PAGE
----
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I mixed up a bowl coating of charcoal powder and sour cream and painted it on the inside walls of the bowl to give it further protection. When the bowl coating dried, it was time to pack the stummel back up for its return trip to Ontario.

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Steve 40s

Mission Log: Agent Lemon. Phase III – Stem Work

Recreating a Patent Era Brigham stem requires only a few items – a vulcanite stem of appropriate length and sufficient diameter to hold a Brigham rock maple filter, an aluminum Brigham tenon/filter holder, a few drill bits and some epoxy.

I found a suitable stem in my box of stems, using a Brigham Prince pipe from my collection as a reference. I used a hacksaw to remove the vulcanite tenon, and then clamped the stem into a simple drilling jig in my drill press. The stem must be perfectly aligned in the press or you risk drilling through the side of the stem instead of down the airway. The goal is to enlarge the airway to make room for the filter, and then drill out a mortise in the face of the stem to accept the aluminum tenon/filter holder. A quick test fit verified my drilling, so I glued the original tenon into the new stem with a bit of JB Weld and let the assembly cure.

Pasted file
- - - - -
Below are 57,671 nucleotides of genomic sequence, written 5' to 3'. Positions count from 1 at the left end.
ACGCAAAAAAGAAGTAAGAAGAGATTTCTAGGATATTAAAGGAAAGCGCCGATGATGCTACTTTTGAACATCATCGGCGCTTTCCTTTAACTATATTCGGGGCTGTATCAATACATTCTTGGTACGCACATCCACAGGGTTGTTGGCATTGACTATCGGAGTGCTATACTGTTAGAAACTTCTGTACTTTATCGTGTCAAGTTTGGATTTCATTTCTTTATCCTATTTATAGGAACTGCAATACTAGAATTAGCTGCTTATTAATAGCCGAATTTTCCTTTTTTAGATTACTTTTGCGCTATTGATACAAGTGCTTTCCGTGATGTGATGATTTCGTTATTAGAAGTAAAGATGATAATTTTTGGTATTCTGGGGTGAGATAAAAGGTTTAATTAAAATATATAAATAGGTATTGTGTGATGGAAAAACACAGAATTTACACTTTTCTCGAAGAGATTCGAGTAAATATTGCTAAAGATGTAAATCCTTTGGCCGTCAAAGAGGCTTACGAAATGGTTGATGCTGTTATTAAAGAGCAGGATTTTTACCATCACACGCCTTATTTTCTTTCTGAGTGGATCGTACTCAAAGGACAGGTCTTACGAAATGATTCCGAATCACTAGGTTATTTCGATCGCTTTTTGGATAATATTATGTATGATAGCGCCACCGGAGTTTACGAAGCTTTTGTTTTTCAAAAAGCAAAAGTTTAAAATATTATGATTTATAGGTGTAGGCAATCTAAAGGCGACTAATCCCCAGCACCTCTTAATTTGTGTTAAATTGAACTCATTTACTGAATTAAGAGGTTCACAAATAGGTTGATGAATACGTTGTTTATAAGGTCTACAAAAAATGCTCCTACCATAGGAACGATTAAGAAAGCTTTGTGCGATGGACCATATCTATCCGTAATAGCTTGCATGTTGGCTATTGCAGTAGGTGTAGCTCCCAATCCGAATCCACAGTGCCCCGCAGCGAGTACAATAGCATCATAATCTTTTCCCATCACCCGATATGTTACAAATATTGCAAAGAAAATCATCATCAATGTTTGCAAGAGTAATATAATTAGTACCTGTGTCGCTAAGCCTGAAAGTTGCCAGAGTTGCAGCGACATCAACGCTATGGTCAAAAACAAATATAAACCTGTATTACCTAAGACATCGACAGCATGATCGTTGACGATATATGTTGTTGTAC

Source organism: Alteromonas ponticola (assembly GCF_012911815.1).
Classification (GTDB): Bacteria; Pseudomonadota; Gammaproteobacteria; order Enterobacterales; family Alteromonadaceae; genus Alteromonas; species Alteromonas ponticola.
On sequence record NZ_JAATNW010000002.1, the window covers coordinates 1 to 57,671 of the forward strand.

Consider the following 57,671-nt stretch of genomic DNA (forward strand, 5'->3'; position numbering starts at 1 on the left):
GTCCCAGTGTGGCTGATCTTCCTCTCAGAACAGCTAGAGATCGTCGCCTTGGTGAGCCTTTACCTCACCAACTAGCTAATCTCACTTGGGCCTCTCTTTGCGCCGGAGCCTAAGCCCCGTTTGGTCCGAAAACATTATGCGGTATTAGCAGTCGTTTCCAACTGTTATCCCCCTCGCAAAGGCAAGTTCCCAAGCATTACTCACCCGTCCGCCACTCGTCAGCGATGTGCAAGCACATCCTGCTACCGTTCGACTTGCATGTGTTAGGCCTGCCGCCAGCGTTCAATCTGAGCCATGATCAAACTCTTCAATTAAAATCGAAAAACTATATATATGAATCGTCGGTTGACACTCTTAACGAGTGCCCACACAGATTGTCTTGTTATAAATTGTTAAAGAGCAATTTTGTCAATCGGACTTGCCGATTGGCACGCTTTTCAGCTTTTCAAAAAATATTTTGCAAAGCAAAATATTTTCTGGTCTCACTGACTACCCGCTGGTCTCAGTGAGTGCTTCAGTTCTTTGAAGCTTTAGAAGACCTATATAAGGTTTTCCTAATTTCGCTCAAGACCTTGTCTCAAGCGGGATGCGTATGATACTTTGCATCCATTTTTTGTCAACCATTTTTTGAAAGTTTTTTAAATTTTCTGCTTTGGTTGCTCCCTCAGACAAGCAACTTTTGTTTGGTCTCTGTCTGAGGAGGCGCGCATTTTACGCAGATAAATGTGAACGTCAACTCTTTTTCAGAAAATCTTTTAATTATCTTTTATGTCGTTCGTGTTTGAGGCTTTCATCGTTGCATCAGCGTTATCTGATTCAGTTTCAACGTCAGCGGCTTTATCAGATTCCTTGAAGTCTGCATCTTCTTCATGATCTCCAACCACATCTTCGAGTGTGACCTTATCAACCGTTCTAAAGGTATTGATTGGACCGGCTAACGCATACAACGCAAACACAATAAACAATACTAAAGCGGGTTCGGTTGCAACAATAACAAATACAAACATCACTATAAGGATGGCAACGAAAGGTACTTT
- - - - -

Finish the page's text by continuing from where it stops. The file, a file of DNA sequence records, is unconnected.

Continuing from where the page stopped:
When the repaired stummel arrived from Vancouver, I could fit the replacement stem. As I was working with the original tenon, it wasn’t a great surprise when the stem fit nicely into the shank. A little bit of filing and sanding to remove the stem’s molding marks and reduce the diameter to match the shank, and I was ready to install the Brigham dots.


The dots are made by inserting 1/16″ brass rod into holes drilled in the side of the stem. The first pin is located approximately 5/16″ from the end of the stem at the centre line, and the other pins in the 2, 3, and 4-dot patterns are built off the first dot. As this was a 300-level pipe, I’d be installing three pins in a triangle pattern. The first pin is the bottom left dot of the triangle.

I marked out the pinning pattern with a Sharpie and then drilled the holes, being careful not to drill through into the stem’s airway. Short segments of brass rod were then glued into the holes with clear CA glue. When the glue had cured, I used a combination of files and sandpapers to bring the dots flush with the surface of the stem. A final polishing with micromesh pads to remove any remaining scratches prepped the stem for buffing. Just before doing so, I gave the stem a 1/8th bend by holding it over the heat gun until pliable and shaping it over a round form. A dip in cool water set the bend in place.